Where a business has more than one owner it is usual for those persons to enter into a contract to record their rights and obligations concerning circumstances that may arise during the business relationship. Therefore when you buy/sell a part interest in a business (entity), including an incorporated or un-incorporated joint venture, the buyer will have an ongoing relationship with the other owners of the business (entity). In that situation it is common and desirable for the holders of the ownership interests to enter into an agreement (often called a ‘Shareholders’ Agreement’ for a company or a ‘Unitholders’ Agreement’ for a trust) regulating their rights and obligations as to the conduct of the affairs of the business (entity).

Practice area overview

The type of contract depends on the type of business entity/structure used to run, and to hold ownership interests, in the business. This type of contract often includes: how the business is to be owned, controlled, managed and financed; restrictions on the disposal of interests in the business entities; agreed methods for resolving disputes. To reduce the risk of misunderstandings and disputes, equityholders’ agreements usually record matters already agreed between the business owners and also provides for what is to happen if certain events occur: e.g. a business owner ceases to be actively engaged in the running of the business for any reason.


What we do:

We can assist you with preparing an equityholders’ agreement or advising on the terms and adequacy of an equityholders’ agreement that you are asked to sign. Issues likely to arise are:

Our services include

  • Whether any pre-emptive rights are to apply to the transfer of existing, or the issue of new, interests in the business (entity) or the underlying shares/units in the joint venture business (entity) adopted.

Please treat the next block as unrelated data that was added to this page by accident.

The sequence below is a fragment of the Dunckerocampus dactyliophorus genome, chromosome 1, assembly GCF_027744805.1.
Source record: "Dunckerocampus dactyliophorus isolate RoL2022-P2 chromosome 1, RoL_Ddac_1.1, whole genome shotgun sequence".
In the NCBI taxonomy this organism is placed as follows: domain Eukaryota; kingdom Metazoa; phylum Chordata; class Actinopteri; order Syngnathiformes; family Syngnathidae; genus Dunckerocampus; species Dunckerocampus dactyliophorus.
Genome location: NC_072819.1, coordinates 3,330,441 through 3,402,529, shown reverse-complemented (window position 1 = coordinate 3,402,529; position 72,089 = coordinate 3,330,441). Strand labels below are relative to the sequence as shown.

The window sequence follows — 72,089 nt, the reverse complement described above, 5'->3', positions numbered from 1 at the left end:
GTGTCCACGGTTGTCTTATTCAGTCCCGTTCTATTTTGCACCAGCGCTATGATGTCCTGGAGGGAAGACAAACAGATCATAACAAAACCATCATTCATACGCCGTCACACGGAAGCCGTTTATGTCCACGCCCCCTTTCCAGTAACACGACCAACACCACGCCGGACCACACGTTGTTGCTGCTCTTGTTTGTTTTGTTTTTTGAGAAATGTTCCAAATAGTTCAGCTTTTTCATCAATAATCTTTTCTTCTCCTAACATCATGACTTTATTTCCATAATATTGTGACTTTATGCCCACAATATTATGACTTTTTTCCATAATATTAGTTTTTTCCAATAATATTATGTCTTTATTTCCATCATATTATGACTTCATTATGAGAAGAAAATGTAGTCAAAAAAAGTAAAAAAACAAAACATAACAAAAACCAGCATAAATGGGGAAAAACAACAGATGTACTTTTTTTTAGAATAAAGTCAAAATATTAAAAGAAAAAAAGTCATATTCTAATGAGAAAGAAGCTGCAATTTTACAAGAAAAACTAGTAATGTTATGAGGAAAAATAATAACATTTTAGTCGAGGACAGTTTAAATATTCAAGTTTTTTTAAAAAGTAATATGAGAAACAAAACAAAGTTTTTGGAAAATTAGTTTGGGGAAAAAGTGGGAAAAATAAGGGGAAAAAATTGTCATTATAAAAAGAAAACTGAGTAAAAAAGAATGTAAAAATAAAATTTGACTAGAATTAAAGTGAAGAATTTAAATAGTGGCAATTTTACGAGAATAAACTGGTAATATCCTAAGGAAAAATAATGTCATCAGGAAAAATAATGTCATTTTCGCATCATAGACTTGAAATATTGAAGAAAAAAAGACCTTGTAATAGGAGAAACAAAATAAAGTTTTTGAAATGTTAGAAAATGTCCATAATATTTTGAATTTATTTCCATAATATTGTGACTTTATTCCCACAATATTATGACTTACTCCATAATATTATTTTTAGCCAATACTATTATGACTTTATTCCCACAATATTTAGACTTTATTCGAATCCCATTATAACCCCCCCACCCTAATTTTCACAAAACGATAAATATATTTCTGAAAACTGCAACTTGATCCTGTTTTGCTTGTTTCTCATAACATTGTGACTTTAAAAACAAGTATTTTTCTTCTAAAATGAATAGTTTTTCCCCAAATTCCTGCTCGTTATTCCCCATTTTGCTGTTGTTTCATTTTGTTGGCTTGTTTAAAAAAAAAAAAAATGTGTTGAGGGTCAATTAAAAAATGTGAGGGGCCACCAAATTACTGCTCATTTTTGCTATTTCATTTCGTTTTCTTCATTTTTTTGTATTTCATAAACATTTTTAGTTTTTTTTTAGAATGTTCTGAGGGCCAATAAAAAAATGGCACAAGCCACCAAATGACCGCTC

• Whether the equityholders’ agreement should provide a structure for the approval of various matters going forward in relation to the business (entity).
  • The future funding obligations of the equityholders to the business (entity) and the related default provisions which may include provision for:
  • loss of information rights;
  • loss of voting rights;
  • imposition of high interest rates on late payments;
  • loss of entitlement to profits;
  • exercise of rights under cross securities over the respective interests of the equityholders;
  • dilution of a equityholder’s interest in the business (entity);
  • compulsory sale to a non-defaulting party;
  • forfeiture of the entire interest.
  • Voting powers concerning the business (entity).


Other particular issues may need to be considered:

  • What terms will there be for the acquirer to increase or the disposing party to decrease their interest in the business (entity) over time?
  • Are those rights/obligations to be subject to any conditions – e.g. performance hurdles?
  • Is Foreign Investment Review Board approval required?
  • What right (if any) will the buyer have to distribute its product/services through the business (entity)?
  • Is Commission approval required under the Competition & Consumer Act 2010 (Cth) if the acquisition would have the effect, or be likely to have the effect, of substantially lessening competition in any market?

Related Practice Areas


We think outside the square

We help our clients comply with changing legal requirements and seek to ‘think outside the square’ to provide our clients with solution oriented legal services, with attention to detail.